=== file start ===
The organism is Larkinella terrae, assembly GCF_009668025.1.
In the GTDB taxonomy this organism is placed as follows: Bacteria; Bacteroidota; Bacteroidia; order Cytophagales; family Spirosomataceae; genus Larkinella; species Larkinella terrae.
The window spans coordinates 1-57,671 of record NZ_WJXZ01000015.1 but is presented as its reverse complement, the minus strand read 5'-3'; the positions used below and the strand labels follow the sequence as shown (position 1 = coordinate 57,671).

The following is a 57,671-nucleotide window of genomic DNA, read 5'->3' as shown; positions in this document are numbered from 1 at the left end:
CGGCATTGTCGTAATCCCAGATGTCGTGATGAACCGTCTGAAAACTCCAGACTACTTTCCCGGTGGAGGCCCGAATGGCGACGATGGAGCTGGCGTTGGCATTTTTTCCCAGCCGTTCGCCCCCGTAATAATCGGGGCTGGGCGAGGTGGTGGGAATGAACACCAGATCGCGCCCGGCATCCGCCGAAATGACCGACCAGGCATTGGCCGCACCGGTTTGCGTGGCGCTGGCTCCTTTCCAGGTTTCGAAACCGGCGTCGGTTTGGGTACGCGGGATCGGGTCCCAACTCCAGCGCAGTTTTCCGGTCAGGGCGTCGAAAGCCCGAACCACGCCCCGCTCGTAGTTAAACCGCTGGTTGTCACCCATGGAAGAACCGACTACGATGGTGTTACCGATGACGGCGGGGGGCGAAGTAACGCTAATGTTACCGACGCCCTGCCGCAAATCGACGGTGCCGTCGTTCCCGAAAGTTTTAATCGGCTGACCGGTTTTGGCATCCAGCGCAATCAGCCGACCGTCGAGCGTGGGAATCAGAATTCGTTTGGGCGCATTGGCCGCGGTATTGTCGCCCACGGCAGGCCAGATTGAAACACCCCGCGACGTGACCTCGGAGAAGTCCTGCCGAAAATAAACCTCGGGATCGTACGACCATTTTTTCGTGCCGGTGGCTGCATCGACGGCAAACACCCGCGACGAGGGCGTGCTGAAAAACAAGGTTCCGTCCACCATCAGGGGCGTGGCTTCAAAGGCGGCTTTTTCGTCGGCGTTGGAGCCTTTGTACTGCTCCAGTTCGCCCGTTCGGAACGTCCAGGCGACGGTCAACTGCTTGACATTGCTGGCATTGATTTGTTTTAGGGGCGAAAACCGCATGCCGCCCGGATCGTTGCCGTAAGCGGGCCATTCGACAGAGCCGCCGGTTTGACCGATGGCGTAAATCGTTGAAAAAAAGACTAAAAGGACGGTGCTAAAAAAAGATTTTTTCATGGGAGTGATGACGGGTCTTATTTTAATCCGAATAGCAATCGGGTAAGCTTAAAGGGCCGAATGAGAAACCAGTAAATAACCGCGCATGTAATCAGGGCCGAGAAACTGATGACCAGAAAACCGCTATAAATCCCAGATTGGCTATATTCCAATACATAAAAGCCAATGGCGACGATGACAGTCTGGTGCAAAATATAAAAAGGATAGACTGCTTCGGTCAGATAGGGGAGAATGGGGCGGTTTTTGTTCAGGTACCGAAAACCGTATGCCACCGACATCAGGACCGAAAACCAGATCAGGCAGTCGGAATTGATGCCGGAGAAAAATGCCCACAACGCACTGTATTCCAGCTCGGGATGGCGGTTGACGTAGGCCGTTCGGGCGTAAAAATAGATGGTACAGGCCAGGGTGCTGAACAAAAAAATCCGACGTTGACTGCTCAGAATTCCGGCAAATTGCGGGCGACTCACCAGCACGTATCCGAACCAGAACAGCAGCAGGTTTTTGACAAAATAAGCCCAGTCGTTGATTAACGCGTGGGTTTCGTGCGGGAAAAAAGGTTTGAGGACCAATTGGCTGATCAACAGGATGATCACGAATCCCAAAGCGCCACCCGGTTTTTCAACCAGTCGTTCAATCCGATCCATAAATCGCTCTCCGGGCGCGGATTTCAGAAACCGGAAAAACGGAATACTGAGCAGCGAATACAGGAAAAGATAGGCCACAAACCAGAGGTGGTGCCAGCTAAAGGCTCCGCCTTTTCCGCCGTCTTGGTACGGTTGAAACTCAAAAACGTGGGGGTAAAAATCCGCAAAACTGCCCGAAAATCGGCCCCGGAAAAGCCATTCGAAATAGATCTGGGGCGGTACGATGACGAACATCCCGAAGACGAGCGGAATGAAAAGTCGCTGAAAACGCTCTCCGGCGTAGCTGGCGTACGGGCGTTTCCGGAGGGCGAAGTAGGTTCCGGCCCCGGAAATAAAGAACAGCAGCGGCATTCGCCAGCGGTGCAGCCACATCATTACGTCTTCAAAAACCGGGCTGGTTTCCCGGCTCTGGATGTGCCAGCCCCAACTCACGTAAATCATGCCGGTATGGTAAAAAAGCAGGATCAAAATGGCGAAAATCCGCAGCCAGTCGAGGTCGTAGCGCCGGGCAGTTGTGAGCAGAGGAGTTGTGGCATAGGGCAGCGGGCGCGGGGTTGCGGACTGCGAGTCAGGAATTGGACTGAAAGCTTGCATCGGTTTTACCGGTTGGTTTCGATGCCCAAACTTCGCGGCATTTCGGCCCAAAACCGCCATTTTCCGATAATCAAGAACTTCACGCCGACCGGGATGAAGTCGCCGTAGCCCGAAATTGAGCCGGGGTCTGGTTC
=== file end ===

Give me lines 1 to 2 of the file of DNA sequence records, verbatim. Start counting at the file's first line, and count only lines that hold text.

The organism is Larkinella terrae, assembly GCF_009668025.1.
In the GTDB taxonomy this organism is placed as follows: Bacteria; Bacteroidota; Bacteroidia; order Cytophagales; family Spirosomataceae; genus Larkinella; species Larkinella terrae.